Let's imagine that you’ve been trying to attract investment for a long time and nothing is happening, or you want to invest, but do not know how to start. The average success rate for investment in startups is 20%. This means that only 2 out of 10 startups are successful!! As a novice investor, you are likely to be racking your brains trying to find ways to recoup the money you’ve lost in these 8 failed startups using the proceeding from 2 successful ones. Or wondering how to build a strong portfolio of startups so that at least 5 out of 10 would be successful?
There are a lot of stakeholders in the investment market: Startups aim to attract investments (instead of focusing on promoting, launching, and operating), Accelerators are interested in promoting themselves and ensuring that their wards receive funding without changing the paradigms of the teams themselves, but only by “wrapping them” so that investors would “buy/invest” in their project. Then there are numerous Intermediaries who are interested in the success fee only. In a nutshell, there is chaos in the investment market. So, while sharks feel good, everyone else is "risking their lives", i.e. with their money.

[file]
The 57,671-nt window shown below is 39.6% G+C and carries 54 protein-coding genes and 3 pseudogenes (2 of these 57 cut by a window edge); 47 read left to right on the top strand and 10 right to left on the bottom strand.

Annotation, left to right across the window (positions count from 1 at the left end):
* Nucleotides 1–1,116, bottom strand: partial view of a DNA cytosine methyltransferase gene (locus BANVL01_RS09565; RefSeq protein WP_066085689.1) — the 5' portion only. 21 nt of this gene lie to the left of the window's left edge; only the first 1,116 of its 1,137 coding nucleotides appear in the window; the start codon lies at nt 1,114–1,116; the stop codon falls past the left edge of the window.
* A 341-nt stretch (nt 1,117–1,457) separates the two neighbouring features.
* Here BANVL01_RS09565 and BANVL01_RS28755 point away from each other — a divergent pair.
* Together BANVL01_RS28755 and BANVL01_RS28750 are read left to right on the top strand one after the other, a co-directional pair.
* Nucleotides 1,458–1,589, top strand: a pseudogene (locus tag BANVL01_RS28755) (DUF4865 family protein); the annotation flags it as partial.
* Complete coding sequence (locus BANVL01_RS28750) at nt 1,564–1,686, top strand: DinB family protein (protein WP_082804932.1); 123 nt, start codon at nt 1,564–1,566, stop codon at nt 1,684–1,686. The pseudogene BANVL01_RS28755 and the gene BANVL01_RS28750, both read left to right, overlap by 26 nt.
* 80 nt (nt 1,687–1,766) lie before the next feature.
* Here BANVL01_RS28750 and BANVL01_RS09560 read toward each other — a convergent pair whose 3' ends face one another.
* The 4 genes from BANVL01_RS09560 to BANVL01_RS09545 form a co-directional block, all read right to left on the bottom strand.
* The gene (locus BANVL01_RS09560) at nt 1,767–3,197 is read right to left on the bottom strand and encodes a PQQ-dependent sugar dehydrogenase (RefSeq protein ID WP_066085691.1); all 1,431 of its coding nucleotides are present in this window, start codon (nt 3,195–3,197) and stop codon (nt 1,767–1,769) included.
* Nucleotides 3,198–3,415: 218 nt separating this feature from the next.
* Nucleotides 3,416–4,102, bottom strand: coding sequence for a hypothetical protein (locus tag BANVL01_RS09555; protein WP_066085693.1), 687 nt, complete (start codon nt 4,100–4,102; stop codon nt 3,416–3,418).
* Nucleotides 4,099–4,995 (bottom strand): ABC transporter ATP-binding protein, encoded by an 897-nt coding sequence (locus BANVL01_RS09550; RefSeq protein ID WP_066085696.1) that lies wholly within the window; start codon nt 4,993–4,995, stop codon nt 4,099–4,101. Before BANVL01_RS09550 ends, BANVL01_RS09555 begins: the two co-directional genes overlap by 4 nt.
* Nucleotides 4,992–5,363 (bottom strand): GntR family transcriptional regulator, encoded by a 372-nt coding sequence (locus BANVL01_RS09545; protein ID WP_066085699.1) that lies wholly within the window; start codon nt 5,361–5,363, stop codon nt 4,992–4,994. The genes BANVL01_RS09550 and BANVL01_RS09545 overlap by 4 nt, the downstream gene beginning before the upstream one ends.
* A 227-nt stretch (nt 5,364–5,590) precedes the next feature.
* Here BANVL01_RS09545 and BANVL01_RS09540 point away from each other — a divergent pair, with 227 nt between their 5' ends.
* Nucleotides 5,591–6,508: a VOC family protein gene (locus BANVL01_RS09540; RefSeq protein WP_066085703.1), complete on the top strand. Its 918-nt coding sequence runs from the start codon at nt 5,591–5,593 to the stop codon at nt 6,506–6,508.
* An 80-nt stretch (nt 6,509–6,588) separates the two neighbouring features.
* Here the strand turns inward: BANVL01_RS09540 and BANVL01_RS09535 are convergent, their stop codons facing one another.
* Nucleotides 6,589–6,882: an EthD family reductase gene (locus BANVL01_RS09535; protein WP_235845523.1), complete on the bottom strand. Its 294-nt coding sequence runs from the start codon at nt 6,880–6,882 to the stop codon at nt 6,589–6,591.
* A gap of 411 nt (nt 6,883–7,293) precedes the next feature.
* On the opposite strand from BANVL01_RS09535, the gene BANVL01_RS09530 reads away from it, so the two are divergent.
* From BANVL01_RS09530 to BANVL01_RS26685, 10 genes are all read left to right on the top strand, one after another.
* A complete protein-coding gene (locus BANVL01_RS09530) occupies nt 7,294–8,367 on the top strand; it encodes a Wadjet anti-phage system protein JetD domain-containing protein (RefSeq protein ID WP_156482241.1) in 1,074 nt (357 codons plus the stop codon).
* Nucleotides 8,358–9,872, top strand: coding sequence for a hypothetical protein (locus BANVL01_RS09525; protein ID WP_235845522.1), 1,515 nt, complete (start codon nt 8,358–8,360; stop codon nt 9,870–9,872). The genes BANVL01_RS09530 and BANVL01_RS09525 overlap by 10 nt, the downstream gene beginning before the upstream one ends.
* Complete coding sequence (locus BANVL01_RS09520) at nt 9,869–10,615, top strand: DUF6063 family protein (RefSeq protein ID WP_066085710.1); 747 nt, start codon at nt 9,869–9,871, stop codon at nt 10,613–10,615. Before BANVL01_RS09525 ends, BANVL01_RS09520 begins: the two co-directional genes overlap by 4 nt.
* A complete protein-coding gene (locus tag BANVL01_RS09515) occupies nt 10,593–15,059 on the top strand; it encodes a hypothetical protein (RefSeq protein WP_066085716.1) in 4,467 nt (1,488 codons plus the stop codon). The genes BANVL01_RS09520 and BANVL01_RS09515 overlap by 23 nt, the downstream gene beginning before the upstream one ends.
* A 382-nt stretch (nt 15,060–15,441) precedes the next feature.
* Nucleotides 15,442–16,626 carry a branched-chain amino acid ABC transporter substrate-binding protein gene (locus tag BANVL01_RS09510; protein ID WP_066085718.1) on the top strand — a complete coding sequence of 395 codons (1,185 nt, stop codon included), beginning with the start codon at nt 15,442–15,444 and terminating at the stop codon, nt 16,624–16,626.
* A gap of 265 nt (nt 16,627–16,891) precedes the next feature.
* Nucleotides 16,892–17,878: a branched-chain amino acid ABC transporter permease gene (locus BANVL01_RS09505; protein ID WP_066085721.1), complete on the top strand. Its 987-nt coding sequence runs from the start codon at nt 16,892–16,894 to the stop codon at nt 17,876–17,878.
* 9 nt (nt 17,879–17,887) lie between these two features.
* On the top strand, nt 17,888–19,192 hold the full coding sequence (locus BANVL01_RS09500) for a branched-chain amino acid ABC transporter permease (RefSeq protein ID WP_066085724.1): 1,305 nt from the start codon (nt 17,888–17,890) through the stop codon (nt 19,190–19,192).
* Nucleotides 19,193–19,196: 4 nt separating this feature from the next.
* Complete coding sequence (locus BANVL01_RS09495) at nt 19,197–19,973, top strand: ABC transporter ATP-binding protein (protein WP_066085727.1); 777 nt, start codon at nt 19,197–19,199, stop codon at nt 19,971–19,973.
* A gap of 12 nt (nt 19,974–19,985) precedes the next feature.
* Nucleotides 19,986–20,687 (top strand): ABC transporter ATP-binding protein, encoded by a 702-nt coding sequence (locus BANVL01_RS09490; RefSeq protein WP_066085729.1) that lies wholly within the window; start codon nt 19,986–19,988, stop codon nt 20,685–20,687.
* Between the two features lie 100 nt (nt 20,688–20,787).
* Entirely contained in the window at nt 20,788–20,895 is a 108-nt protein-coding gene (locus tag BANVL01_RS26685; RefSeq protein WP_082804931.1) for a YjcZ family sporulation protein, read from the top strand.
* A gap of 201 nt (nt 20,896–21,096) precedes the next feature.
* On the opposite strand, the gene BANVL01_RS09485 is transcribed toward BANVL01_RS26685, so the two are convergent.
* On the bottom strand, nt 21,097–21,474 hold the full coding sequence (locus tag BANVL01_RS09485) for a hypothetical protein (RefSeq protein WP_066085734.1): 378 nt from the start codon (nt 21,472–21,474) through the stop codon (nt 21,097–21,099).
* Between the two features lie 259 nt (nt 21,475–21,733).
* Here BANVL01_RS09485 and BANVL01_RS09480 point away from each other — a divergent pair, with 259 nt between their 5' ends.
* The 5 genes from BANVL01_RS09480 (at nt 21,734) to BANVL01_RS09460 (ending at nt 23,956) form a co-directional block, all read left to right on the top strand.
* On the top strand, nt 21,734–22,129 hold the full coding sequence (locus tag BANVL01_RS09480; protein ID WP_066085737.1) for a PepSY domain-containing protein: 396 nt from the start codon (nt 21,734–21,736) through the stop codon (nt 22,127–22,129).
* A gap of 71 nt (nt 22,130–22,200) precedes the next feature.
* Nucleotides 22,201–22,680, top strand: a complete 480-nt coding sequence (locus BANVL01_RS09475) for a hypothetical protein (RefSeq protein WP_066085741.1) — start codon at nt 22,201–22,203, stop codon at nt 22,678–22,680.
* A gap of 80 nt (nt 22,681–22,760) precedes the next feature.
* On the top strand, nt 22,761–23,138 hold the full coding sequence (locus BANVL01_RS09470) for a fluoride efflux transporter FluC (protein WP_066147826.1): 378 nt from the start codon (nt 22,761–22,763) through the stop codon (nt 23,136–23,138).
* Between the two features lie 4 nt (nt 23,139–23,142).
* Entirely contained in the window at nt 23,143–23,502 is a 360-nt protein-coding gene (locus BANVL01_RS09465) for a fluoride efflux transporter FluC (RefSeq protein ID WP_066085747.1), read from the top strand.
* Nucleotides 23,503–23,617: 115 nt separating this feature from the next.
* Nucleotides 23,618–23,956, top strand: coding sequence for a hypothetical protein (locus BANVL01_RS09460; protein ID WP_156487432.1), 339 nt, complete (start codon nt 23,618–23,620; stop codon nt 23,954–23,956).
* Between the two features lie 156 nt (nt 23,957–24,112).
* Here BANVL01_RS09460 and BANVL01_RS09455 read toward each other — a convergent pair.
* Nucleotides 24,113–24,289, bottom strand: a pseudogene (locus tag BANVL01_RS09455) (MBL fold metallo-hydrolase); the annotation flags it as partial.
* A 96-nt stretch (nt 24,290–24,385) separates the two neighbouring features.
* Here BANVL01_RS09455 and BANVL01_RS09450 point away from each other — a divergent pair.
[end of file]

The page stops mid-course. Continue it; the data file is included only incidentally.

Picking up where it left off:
IPN's mission is to bring order to chaos of the investment market, to create a self-sufficient ecosystem, where everything is clearly laid out on the shelves, like in a supermarket.
Let’s look at a grocery market and a supermarket. In the first case, vendors sell a variety of goods at various prices. To buy the best, you need to shop around and select the best value product in each of them. On the contrary, in a supermarket, you will see products grouped by type and organized on a single shelf, where all varieties and brands are presented together. Depending on the price and quality you seek and fill your shopping basket with easy payment at the exit.